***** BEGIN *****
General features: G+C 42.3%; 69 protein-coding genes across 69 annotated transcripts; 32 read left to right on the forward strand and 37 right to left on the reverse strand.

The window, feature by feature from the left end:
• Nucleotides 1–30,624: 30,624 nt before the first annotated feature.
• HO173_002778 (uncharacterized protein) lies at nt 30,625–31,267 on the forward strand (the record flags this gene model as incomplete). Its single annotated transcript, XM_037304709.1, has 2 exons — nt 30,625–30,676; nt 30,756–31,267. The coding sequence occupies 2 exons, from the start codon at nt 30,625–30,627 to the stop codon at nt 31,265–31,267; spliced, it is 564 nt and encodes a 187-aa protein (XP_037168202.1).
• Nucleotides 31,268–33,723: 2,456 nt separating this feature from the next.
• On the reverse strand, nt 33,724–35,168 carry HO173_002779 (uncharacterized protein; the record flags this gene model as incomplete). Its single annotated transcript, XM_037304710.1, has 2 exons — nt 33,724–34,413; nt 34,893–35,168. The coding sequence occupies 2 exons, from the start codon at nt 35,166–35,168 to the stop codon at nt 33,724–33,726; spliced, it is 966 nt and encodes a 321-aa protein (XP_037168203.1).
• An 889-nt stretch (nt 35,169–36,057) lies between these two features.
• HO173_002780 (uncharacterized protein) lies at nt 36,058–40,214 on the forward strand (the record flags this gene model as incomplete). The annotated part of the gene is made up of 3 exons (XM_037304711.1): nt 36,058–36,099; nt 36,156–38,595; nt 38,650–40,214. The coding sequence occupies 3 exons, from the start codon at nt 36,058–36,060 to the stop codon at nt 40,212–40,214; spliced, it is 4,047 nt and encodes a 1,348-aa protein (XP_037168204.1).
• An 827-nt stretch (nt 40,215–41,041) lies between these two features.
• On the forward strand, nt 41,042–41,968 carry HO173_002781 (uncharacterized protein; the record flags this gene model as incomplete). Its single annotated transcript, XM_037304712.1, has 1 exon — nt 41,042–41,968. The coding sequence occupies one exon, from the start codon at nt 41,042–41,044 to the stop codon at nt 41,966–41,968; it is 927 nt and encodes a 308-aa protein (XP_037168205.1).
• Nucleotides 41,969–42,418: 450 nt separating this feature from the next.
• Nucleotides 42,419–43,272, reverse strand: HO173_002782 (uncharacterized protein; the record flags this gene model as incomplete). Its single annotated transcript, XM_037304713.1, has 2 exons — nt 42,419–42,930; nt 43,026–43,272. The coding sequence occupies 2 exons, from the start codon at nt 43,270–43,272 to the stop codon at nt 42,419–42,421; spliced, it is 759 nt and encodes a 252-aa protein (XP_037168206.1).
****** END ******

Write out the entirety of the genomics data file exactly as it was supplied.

General features: G+C 42.3%; 69 protein-coding genes across 69 annotated transcripts; 32 read left to right on the forward strand and 37 right to left on the reverse strand.

The window, feature by feature from the left end:
• Nucleotides 1–30,624: 30,624 nt before the first annotated feature.
• HO173_002778 (uncharacterized protein) lies at nt 30,625–31,267 on the forward strand (the record flags this gene model as incomplete). Its single annotated transcript, XM_037304709.1, has 2 exons — nt 30,625–30,676; nt 30,756–31,267. The coding sequence occupies 2 exons, from the start codon at nt 30,625–30,627 to the stop codon at nt 31,265–31,267; spliced, it is 564 nt and encodes a 187-aa protein (XP_037168202.1).
• Nucleotides 31,268–33,723: 2,456 nt separating this feature from the next.
• On the reverse strand, nt 33,724–35,168 carry HO173_002779 (uncharacterized protein; the record flags this gene model as incomplete). Its single annotated transcript, XM_037304710.1, has 2 exons — nt 33,724–34,413; nt 34,893–35,168. The coding sequence occupies 2 exons, from the start codon at nt 35,166–35,168 to the stop codon at nt 33,724–33,726; spliced, it is 966 nt and encodes a 321-aa protein (XP_037168203.1).
• An 889-nt stretch (nt 35,169–36,057) lies between these two features.
• HO173_002780 (uncharacterized protein) lies at nt 36,058–40,214 on the forward strand (the record flags this gene model as incomplete). The annotated part of the gene is made up of 3 exons (XM_037304711.1): nt 36,058–36,099; nt 36,156–38,595; nt 38,650–40,214. The coding sequence occupies 3 exons, from the start codon at nt 36,058–36,060 to the stop codon at nt 40,212–40,214; spliced, it is 4,047 nt and encodes a 1,348-aa protein (XP_037168204.1).
• An 827-nt stretch (nt 40,215–41,041) lies between these two features.
• On the forward strand, nt 41,042–41,968 carry HO173_002781 (uncharacterized protein; the record flags this gene model as incomplete). Its single annotated transcript, XM_037304712.1, has 1 exon — nt 41,042–41,968. The coding sequence occupies one exon, from the start codon at nt 41,042–41,044 to the stop codon at nt 41,966–41,968; it is 927 nt and encodes a 308-aa protein (XP_037168205.1).
• Nucleotides 41,969–42,418: 450 nt separating this feature from the next.
• Nucleotides 42,419–43,272, reverse strand: HO173_002782 (uncharacterized protein; the record flags this gene model as incomplete). Its single annotated transcript, XM_037304713.1, has 2 exons — nt 42,419–42,930; nt 43,026–43,272. The coding sequence occupies 2 exons, from the start codon at nt 43,270–43,272 to the stop codon at nt 42,419–42,421; spliced, it is 759 nt and encodes a 252-aa protein (XP_037168206.1).